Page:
Shareholders or members participate in the profits of the corporation or limited liability company when they are distributed as dividends and vote on shareholder or member issues according to their percentage of ownership.

Whatever method of financing you use, it is wise to check with your lawyer and set up a good financial record keeping system with your bookkeeper.

Complying With Legal Statutes

After deciding on the legal structure to use in raising the money for your project, you must make certain that your efforts comply with state and federal law. California statutes require that (unless an exemption applies), the party raising and accepting investment capital must file documents with the Commissioner of Corporations explaining, in part, the proposed investment project, how the money will be used, all of the risks in the venture, the financial ability of the investors, and the background of the persons seeking the funding. The commissioner must conclude that the proposed offer and sale is “fair, just and equitable.” On an affirmative finding, the commissioner will issue a permit authorizing the sale. A negative conclusion will bar the sale. Most states have statutes imposing similar requirements.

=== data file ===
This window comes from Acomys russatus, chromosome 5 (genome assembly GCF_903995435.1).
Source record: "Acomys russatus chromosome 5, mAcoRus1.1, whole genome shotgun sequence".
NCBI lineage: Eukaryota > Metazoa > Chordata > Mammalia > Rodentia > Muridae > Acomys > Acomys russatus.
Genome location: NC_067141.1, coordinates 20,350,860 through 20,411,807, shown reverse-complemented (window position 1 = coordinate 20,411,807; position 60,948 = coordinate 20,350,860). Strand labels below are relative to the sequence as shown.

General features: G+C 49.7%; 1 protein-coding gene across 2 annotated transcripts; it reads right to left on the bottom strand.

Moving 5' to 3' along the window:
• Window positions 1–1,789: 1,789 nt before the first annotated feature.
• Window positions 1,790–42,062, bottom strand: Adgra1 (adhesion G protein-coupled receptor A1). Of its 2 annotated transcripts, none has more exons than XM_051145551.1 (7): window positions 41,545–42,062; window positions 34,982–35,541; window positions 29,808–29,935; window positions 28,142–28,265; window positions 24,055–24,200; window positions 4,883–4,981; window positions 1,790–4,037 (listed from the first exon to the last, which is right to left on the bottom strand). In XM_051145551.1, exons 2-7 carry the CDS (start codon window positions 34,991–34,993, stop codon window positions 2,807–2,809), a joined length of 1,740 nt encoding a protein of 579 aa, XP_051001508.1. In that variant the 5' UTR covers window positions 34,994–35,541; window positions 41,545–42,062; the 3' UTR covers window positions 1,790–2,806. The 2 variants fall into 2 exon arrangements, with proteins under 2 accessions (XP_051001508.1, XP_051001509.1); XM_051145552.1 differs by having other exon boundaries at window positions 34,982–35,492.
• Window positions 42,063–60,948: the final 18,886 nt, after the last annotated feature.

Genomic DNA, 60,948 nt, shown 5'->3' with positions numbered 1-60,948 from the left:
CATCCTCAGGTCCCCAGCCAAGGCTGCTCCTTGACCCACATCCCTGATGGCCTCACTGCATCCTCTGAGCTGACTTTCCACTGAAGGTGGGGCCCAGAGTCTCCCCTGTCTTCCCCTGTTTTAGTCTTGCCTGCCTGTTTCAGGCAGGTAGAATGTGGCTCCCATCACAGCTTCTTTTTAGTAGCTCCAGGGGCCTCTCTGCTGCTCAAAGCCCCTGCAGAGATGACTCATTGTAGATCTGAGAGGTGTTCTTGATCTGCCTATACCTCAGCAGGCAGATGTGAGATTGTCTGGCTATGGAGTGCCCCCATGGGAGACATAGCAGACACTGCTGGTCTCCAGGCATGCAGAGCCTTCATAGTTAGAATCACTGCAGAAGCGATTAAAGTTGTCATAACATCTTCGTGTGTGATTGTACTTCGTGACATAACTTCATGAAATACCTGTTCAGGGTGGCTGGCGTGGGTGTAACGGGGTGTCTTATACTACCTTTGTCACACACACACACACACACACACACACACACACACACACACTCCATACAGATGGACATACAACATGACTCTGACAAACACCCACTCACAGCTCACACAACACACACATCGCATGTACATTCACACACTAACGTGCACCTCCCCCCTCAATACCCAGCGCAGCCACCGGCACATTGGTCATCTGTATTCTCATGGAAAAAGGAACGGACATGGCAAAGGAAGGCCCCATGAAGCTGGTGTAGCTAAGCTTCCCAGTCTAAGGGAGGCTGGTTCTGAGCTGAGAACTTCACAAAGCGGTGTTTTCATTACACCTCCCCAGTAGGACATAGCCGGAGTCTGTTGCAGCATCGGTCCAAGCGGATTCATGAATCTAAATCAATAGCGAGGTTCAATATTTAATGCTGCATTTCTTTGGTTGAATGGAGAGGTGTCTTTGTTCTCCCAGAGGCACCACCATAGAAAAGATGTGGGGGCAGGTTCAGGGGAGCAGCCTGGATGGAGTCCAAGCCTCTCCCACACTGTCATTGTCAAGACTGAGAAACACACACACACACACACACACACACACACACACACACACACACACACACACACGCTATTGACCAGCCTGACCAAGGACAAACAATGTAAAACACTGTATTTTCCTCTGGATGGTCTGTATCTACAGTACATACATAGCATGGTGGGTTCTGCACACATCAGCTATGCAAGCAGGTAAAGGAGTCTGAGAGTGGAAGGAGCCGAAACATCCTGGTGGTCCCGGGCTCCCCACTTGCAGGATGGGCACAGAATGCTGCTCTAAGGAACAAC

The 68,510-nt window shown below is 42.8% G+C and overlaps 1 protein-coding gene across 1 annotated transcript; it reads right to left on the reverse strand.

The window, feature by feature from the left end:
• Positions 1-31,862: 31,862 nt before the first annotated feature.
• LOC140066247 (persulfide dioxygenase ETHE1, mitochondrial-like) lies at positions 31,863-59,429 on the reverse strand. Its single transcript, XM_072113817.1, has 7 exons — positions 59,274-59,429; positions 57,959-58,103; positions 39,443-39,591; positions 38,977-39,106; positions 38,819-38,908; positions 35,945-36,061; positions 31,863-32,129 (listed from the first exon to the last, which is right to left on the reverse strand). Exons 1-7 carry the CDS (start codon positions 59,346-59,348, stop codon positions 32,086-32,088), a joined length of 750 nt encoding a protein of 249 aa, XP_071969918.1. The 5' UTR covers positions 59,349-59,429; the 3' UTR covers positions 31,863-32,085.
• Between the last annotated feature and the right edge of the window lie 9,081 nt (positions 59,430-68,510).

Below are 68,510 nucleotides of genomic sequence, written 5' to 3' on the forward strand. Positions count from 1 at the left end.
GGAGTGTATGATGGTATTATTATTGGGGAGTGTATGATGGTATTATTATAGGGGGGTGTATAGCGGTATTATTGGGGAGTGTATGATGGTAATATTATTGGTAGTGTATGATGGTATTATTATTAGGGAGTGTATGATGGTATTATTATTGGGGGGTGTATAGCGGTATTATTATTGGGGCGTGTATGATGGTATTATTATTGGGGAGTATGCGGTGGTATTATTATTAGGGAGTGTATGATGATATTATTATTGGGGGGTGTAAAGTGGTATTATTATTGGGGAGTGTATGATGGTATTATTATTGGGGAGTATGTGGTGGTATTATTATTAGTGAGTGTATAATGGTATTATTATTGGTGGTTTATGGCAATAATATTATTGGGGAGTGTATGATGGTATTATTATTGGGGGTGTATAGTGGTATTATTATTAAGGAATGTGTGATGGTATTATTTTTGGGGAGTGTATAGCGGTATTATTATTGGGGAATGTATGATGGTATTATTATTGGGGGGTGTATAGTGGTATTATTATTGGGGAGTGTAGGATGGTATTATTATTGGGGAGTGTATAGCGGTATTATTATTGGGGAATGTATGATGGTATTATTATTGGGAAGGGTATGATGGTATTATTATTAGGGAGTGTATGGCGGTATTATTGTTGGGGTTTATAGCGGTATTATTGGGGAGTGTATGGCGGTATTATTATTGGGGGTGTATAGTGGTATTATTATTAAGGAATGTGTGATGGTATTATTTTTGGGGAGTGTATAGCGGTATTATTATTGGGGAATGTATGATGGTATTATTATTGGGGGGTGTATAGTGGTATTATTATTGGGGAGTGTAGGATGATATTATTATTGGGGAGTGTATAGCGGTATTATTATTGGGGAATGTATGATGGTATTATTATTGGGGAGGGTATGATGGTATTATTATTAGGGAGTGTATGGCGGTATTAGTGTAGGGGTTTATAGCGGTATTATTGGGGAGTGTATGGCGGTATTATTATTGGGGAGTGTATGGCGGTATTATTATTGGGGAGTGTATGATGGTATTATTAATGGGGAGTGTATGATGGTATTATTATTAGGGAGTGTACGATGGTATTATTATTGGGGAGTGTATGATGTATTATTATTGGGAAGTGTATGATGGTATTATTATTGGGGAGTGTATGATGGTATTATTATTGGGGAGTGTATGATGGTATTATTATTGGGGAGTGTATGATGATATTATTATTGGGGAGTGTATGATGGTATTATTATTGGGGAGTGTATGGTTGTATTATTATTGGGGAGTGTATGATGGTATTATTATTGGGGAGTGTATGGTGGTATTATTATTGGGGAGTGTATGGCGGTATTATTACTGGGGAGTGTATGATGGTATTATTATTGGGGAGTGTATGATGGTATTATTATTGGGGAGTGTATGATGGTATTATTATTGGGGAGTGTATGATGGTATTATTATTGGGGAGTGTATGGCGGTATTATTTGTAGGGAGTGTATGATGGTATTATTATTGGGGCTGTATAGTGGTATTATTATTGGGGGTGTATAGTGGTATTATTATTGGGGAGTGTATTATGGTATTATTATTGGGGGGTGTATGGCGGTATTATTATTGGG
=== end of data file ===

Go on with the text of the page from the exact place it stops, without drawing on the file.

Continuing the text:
Fundamental in any offering of a security (whether public or nonpublic), is the disclosure, to potential investors, of all the risks involved in the project, including the risk that the project may fail, that no profit may be made, and that the investors may never have their investment returned. In seeking investment money, you must disclose, in writing, the risks, the background of the principals (the people starting and running the business), the nature of the proposed business, the manner in which the money will be used, and the way that the investor will share in any profits (or losses). Also, the offer and sale of securities that involves an interstate transaction may require registration of those securities with the Securities and Exchange Commission (SEC) in Washington, D.C. Knowledgeable legal counsel should be obtained before seeking to offer any securities.

State Law Exemptions